Only days after Chinese leaders aimed to reassure investors that the outlook for China’s economy remained positive, the customs administration revealed that exports in February fell by 25.4%, its fastest drop in almost seven years.
In a research note, Mizuho Securities Asia Ltd. economist Jianguang Shen said:
“China’s exports declined more than expected in February, confirming our view that external trade will likely be a drag on economic growth in 2016 amid lackluster global demand. Government stimulus to boost domestic activity will be critical for stabilizing economic growth in 2016.”
As well as exports, imports also declined by 13.8% last month.
Experts aren’t necessarily concerned with this drop in exports due to the timings of this years Lunar new year holidays, which fell early in February and are associated with sharply reduced business activity.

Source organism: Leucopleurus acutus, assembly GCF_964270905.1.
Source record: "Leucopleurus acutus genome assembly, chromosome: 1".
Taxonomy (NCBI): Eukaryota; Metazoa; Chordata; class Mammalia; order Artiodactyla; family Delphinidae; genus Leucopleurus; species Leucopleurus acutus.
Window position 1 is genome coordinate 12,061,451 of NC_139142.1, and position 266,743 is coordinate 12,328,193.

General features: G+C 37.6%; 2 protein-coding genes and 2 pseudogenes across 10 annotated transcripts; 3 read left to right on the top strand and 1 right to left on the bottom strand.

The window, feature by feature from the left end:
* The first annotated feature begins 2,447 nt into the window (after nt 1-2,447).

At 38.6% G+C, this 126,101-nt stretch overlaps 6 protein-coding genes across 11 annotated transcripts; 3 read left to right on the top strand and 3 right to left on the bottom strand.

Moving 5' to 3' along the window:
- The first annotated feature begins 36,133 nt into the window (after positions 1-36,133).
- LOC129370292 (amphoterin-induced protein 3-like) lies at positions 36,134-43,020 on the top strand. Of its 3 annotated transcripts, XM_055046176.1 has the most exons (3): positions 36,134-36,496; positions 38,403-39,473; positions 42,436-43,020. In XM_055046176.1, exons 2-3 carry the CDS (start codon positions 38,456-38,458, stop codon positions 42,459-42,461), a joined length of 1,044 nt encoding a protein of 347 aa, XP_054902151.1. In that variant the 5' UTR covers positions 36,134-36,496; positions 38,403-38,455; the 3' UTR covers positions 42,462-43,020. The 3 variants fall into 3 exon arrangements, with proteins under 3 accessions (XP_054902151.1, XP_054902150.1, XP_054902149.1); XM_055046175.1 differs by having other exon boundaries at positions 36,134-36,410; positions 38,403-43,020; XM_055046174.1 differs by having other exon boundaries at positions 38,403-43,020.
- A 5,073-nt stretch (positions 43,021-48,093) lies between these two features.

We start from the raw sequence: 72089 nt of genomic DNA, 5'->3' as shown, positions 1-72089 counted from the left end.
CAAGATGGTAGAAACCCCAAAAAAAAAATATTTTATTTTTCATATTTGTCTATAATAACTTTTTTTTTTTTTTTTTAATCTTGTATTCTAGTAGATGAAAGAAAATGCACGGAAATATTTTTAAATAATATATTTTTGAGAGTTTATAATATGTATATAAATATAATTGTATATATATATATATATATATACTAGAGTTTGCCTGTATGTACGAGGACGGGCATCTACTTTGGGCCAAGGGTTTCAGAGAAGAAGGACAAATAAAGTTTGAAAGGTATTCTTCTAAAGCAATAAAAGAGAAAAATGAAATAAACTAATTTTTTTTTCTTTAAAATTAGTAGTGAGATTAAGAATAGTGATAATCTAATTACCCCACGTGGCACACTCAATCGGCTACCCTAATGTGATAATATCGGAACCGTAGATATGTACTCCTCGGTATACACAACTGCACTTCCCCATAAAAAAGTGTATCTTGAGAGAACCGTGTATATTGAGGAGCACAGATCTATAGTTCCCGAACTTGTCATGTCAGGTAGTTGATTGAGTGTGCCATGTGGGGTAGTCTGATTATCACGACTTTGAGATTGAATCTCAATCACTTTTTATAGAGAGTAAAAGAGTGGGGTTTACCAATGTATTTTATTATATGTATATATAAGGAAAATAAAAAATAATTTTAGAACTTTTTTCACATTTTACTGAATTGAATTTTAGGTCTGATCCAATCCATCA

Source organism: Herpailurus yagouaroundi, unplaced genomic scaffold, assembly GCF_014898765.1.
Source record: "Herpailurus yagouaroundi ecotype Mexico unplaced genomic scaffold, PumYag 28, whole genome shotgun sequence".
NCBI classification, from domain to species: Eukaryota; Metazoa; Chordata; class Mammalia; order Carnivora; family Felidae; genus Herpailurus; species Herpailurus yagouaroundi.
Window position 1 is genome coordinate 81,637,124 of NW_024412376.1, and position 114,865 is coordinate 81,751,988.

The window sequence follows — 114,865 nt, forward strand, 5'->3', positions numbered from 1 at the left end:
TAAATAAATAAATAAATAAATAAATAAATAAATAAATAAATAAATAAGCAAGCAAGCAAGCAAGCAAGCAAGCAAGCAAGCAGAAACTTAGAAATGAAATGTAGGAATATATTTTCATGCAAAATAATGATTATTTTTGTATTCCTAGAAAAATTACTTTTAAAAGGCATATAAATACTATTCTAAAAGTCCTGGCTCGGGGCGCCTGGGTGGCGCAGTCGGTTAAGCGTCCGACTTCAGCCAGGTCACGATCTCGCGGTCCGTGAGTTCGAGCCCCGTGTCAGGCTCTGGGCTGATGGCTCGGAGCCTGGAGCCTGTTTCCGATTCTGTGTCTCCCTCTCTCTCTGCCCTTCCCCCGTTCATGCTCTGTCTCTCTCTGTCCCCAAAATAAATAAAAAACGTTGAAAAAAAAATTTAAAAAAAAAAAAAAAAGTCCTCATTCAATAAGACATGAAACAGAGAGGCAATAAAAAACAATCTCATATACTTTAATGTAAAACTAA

China Economist at Capital Economics in Singapore, Julian Evans-Prichard has said “Exports were very strong last year in February because the Lunar New Year started so late and much of the usual disruption from the holiday was pushed into March. So the implication is that we’ll probably see a significant reversal and a stronger number next month. We suspect that overall exports remain weak but we don’t see much evidence of marked deterioration, for instance there was no sudden drop-off in export orders in the Markit PMI (activity survey), and they generally do a pretty good job of adjusting for seasonality.”